“That’s one reason why we have fundraisers. The cocktail parties we have once a year are the biggest fundraisers,” Lewallen said. “We use the funds generated from the party to put back into the restoration effort. They try not to comingle the operation funds with the restoration funds. The beams that you see everywhere, they were milled at a special size back in the ’60s, and they don’t make wood that size anymore. The wood has to be cut less than inch shorter. Everything has to be factory-built and cured. Each one of these beams, like the flying sevens, to redo are $15,000 just for one. My unit has three. We had one special assessment of $5,000 because they just can’t keep up with the restoration.”

Tiki culture is enjoying a resurgence, a sorts, and a lot of it has been incorporated into Palm Springs’ Modernism Week. Lewallen said he’s received a lot of feedback regarding old images he’s put online.

“I got an email from Google a couple of weeks ago, and it was a robot thanking me,” Lewallen said. “It commented on how the graphics I’ve put up from the late ’50s and early ’60s on Google Maps have increased the traffic—and it was way out there. … Tiki is coming back. Don the Beachcomber used to be where Ernest Coffee is … on the north side. The guy who owns the coffee shop said that when they were knocking out walls and putting up reinforcements, they took a full wall down—and (the area) behind that was full of artifacts and wallpaper that was intact. There’s also the Tonga Hut, and the Purple Room went back to tiki when it opened.”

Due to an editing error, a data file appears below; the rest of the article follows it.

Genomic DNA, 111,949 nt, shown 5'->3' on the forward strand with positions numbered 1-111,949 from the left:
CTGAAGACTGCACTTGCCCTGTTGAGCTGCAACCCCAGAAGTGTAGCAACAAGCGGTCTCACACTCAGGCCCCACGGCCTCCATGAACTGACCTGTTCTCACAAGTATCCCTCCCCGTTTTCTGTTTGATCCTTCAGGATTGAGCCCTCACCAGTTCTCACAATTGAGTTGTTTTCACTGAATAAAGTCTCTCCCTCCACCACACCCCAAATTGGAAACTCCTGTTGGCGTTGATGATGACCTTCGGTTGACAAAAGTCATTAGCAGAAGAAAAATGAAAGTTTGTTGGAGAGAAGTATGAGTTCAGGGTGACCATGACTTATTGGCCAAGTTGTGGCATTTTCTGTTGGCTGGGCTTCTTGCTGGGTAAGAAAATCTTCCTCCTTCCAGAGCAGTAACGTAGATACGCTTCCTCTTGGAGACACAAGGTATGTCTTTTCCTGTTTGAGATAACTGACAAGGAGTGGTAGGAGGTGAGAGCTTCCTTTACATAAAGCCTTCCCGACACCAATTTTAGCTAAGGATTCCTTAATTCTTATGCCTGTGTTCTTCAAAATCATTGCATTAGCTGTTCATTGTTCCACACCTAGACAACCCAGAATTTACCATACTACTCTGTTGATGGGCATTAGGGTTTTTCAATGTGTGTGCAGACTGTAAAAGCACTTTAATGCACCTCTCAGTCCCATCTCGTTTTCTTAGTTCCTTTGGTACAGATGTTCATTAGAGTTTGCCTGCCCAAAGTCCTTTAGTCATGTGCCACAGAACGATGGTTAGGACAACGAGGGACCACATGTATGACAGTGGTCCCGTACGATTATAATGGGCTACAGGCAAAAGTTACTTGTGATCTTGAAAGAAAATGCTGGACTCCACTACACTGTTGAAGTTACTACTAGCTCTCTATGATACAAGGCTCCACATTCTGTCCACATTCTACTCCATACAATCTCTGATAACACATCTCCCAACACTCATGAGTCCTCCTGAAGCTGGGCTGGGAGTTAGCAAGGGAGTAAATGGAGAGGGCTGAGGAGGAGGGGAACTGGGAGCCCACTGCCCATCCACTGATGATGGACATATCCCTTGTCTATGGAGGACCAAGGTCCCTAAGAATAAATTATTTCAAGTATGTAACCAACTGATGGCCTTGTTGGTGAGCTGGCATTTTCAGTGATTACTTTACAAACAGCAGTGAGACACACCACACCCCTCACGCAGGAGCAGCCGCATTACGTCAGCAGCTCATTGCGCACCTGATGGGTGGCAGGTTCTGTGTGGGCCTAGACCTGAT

While the Tiki-A-Go-Go party costs $125, the Royal Hawaiian Estates complex is worth experiencing—and preserving. Lewallen said attendees can expect to have a lot of fun.

“The beautiful thing about our parties is because we have five acres, you can spread out, and you don’t feel cramped,” he said. “There’s so much space. There’s parking; there are places to walk around and smoke a cigarette, and some people open their homes for viewing.”

Tiki-A-Go-Go takes place at 6 to 9 p.m., Saturday, Feb. 18, at 283 E. Twin Palms Drive, in Palm Springs. Tickets are $125. For more information or to purchase tickets, visit For more information on Modernism Week, which takes place Feb. 16-26, visit

Published in Visual Arts

If you’re like me, the recent political and societal climate has got you down.

Well, thank goodness our lovely valley is doing its part to offer plenty of mood-improving distractions.